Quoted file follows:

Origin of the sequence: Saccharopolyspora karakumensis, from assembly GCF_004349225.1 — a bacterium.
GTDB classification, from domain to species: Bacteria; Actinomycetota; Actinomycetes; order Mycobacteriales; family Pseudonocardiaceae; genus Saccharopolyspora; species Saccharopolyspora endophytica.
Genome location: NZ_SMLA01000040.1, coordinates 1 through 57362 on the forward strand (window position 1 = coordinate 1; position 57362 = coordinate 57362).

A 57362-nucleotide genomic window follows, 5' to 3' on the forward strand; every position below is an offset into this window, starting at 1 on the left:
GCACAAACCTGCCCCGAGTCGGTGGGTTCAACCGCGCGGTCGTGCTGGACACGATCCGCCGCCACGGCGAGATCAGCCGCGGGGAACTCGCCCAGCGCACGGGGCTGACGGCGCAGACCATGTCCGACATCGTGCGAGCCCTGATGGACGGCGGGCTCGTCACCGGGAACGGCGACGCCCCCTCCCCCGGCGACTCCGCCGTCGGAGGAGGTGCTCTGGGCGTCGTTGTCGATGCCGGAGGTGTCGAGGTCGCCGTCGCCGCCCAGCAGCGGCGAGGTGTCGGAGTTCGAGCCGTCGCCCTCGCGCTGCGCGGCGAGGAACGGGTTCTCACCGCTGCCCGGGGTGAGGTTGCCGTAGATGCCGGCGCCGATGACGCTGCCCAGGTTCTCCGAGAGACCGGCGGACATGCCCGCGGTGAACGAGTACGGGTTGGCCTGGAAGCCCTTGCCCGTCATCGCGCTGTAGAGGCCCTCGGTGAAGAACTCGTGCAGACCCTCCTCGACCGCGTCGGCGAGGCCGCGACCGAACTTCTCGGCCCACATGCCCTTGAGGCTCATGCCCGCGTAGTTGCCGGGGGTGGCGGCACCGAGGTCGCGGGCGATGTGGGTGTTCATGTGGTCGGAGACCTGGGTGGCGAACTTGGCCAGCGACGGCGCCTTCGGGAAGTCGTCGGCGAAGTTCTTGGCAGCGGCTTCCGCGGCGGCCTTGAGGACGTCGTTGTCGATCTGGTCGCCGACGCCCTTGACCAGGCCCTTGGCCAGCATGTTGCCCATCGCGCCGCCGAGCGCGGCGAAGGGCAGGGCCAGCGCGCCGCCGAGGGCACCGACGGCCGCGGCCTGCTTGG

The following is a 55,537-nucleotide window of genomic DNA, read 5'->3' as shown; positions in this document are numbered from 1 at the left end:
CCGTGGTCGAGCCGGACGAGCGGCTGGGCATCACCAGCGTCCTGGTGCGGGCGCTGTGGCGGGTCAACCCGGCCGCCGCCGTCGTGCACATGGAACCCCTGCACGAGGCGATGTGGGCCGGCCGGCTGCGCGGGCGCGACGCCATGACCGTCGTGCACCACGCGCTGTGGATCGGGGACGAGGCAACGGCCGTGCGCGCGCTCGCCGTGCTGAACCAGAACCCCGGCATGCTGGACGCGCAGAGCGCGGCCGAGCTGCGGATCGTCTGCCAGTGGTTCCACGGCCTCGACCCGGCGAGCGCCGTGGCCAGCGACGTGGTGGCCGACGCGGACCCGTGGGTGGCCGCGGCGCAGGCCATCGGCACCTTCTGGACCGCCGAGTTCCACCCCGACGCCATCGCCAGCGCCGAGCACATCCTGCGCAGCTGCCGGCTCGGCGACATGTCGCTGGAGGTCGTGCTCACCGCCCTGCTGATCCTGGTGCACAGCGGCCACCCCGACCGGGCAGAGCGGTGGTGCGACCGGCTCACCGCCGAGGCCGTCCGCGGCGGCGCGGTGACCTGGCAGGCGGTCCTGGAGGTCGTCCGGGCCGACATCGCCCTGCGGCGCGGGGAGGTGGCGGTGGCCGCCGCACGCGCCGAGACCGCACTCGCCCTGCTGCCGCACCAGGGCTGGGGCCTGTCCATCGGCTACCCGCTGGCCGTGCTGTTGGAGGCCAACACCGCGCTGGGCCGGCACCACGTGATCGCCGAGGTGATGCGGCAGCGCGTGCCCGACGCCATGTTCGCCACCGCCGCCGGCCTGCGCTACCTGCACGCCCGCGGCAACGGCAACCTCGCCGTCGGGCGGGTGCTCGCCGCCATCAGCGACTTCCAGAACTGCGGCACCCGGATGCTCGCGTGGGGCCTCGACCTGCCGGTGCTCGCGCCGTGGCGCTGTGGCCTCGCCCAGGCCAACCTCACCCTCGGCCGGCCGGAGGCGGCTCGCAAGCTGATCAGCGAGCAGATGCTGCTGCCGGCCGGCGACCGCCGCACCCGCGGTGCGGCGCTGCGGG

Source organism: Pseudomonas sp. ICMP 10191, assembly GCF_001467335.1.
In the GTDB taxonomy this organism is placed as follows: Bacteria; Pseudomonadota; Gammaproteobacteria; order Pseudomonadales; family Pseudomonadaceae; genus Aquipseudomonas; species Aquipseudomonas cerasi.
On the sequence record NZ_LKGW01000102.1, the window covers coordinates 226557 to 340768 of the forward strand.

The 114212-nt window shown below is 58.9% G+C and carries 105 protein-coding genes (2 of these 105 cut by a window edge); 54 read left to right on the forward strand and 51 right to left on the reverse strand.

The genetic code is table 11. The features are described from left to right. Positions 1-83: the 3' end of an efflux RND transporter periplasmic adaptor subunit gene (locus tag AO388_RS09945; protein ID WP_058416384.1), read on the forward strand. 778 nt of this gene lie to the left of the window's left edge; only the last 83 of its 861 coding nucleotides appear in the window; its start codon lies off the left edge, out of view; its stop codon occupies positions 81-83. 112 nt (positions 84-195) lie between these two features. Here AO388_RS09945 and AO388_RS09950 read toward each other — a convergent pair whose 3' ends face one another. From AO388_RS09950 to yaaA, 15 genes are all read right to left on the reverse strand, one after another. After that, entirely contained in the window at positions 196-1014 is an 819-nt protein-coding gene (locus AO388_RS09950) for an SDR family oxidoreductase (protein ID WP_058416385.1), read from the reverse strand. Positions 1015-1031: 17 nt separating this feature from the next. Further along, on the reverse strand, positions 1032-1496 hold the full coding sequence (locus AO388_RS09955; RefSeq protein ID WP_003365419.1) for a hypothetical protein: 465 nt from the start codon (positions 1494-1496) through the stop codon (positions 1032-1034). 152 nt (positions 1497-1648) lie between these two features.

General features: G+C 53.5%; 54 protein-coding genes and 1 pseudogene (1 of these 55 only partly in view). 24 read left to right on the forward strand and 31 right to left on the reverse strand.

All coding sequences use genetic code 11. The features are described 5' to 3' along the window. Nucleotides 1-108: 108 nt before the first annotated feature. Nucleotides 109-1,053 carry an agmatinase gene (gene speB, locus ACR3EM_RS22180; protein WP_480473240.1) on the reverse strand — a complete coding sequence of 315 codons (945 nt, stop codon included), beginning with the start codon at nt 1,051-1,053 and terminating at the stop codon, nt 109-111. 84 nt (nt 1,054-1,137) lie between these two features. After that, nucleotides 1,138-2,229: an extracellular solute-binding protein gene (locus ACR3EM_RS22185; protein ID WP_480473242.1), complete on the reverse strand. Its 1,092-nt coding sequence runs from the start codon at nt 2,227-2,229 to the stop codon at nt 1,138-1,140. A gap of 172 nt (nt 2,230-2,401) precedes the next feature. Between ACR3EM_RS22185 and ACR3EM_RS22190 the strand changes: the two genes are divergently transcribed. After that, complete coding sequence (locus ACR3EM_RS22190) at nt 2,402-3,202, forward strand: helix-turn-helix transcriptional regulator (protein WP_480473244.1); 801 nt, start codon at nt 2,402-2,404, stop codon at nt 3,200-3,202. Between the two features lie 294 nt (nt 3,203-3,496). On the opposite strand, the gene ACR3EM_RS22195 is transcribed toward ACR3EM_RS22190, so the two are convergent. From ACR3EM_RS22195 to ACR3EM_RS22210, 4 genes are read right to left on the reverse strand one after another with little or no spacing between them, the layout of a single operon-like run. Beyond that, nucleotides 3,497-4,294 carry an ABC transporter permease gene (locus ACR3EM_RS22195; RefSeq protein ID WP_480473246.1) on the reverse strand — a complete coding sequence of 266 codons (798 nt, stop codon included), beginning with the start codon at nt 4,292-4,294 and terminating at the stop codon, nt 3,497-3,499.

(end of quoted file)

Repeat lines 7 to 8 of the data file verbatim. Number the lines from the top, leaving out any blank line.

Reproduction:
CCGTGGTCGAGCCGGACGAGCGGCTGGGCATCACCAGCGTCCTGGTGCGGGCGCTGTGGCGGGTCAACCCGGCCGCCGCCGTCGTGCACATGGAACCCCTGCACGAGGCGATGTGGGCCGGCCGGCTGCGCGGGCGCGACGCCATGACCGTCGTGCACCACGCGCTGTGGATCGGGGACGAGGCAACGGCCGTGCGCGCGCTCGCCGTGCTGAACCAGAACCCCGGCATGCTGGACGCGCAGAGCGCGGCCGAGCTGCGGATCGTCTGCCAGTGGTTCCACGGCCTCGACCCGGCGAGCGCCGTGGCCAGCGACGTGGTGGCCGACGCGGACCCGTGGGTGGCCGCGGCGCAGGCCATCGGCACCTTCTGGACCGCCGAGTTCCACCCCGACGCCATCGCCAGCGCCGAGCACATCCTGCGCAGCTGCCGGCTCGGCGACATGTCGCTGGAGGTCGTGCTCACCGCCCTGCTGATCCTGGTGCACAGCGGCCACCCCGACCGGGCAGAGCGGTGGTGCGACCGGCTCACCGCCGAGGCCGTCCGCGGCGGCGCGGTGACCTGGCAGGCGGTCCTGGAGGTCGTCCGGGCCGACATCGCCCTGCGGCGCGGGGAGGTGGCGGTGGCCGCCGCACGCGCCGAGACCGCACTCGCCCTGCTGCCGCACCAGGGCTGGGGCCTGTCCATCGGCTACCCGCTGGCCGTGCTGTTGGAGGCCAACACCGCGCTGGGCCGGCACCACGTGATCGCCGAGGTGATGCGGCAGCGCGTGCCCGACGCCATGTTCGCCACCGCCGCCGGCCTGCGCTACCTGCACGCCCGCGGCAACGGCAACCTCGCCGTCGGGCGGGTGCTCGCCGCCATCAGCGACTTCCAGAACTGCGGCACCCGGATGCTCGCGTGGGGCCTCGACCTGCCGGTGCTCGCGCCGTGGCGCTGTGGCCTCGCCCAGGCCAACCTCACCCTCGGCCGGCCGGAGGCGGCTCGCAAGCTGATCAGCGAGCAGATGCTGCTGCCGGCCGGCGACCGCCGCACCCGCGGTGCGGCGCTGCGGG

Source organism: Pseudomonas sp. ICMP 10191, assembly GCF_001467335.1.